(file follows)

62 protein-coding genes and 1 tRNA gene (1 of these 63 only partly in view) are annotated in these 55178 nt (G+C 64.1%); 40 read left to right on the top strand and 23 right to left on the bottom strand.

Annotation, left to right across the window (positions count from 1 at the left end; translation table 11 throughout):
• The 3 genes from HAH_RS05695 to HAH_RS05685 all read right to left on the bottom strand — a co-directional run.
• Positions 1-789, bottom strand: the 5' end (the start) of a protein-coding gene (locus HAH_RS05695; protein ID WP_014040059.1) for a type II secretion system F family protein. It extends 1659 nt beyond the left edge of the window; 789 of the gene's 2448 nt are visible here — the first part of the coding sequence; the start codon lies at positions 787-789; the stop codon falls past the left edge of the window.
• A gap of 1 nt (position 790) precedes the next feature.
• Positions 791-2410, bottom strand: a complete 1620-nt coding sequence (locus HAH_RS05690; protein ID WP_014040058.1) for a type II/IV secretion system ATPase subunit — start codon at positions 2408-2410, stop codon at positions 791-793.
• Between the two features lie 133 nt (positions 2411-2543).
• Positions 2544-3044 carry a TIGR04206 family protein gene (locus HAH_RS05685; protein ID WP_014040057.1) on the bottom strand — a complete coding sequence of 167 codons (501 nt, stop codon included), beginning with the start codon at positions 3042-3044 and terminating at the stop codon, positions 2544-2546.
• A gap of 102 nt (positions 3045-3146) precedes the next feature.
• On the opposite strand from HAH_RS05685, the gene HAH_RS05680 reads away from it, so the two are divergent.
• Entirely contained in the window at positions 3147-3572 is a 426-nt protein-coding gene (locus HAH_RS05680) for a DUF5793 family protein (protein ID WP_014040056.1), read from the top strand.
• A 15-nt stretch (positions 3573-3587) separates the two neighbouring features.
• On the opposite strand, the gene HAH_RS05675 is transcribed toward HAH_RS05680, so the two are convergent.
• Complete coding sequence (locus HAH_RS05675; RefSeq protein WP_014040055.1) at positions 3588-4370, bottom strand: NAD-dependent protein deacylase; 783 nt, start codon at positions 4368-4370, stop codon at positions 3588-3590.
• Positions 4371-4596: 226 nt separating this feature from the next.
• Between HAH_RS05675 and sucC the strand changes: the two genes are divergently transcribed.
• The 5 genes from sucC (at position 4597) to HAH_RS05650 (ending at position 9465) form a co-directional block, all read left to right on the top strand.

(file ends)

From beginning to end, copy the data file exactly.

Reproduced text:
62 protein-coding genes and 1 tRNA gene (1 of these 63 only partly in view) are annotated in these 55178 nt (G+C 64.1%); 40 read left to right on the top strand and 23 right to left on the bottom strand.

Annotation, left to right across the window (positions count from 1 at the left end; translation table 11 throughout):
• The 3 genes from HAH_RS05695 to HAH_RS05685 all read right to left on the bottom strand — a co-directional run.
• Positions 1-789, bottom strand: the 5' end (the start) of a protein-coding gene (locus HAH_RS05695; protein ID WP_014040059.1) for a type II secretion system F family protein. It extends 1659 nt beyond the left edge of the window; 789 of the gene's 2448 nt are visible here — the first part of the coding sequence; the start codon lies at positions 787-789; the stop codon falls past the left edge of the window.
• A gap of 1 nt (position 790) precedes the next feature.
• Positions 791-2410, bottom strand: a complete 1620-nt coding sequence (locus HAH_RS05690; protein ID WP_014040058.1) for a type II/IV secretion system ATPase subunit — start codon at positions 2408-2410, stop codon at positions 791-793.
• Between the two features lie 133 nt (positions 2411-2543).
• Positions 2544-3044 carry a TIGR04206 family protein gene (locus HAH_RS05685; protein ID WP_014040057.1) on the bottom strand — a complete coding sequence of 167 codons (501 nt, stop codon included), beginning with the start codon at positions 3042-3044 and terminating at the stop codon, positions 2544-2546.
• A gap of 102 nt (positions 3045-3146) precedes the next feature.
• On the opposite strand from HAH_RS05685, the gene HAH_RS05680 reads away from it, so the two are divergent.
• Entirely contained in the window at positions 3147-3572 is a 426-nt protein-coding gene (locus HAH_RS05680) for a DUF5793 family protein (protein ID WP_014040056.1), read from the top strand.
• A 15-nt stretch (positions 3573-3587) separates the two neighbouring features.
• On the opposite strand, the gene HAH_RS05675 is transcribed toward HAH_RS05680, so the two are convergent.
• Complete coding sequence (locus HAH_RS05675; RefSeq protein WP_014040055.1) at positions 3588-4370, bottom strand: NAD-dependent protein deacylase; 783 nt, start codon at positions 4368-4370, stop codon at positions 3588-3590.
• Positions 4371-4596: 226 nt separating this feature from the next.
• Between HAH_RS05675 and sucC the strand changes: the two genes are divergently transcribed.
• The 5 genes from sucC (at position 4597) to HAH_RS05650 (ending at position 9465) form a co-directional block, all read left to right on the top strand.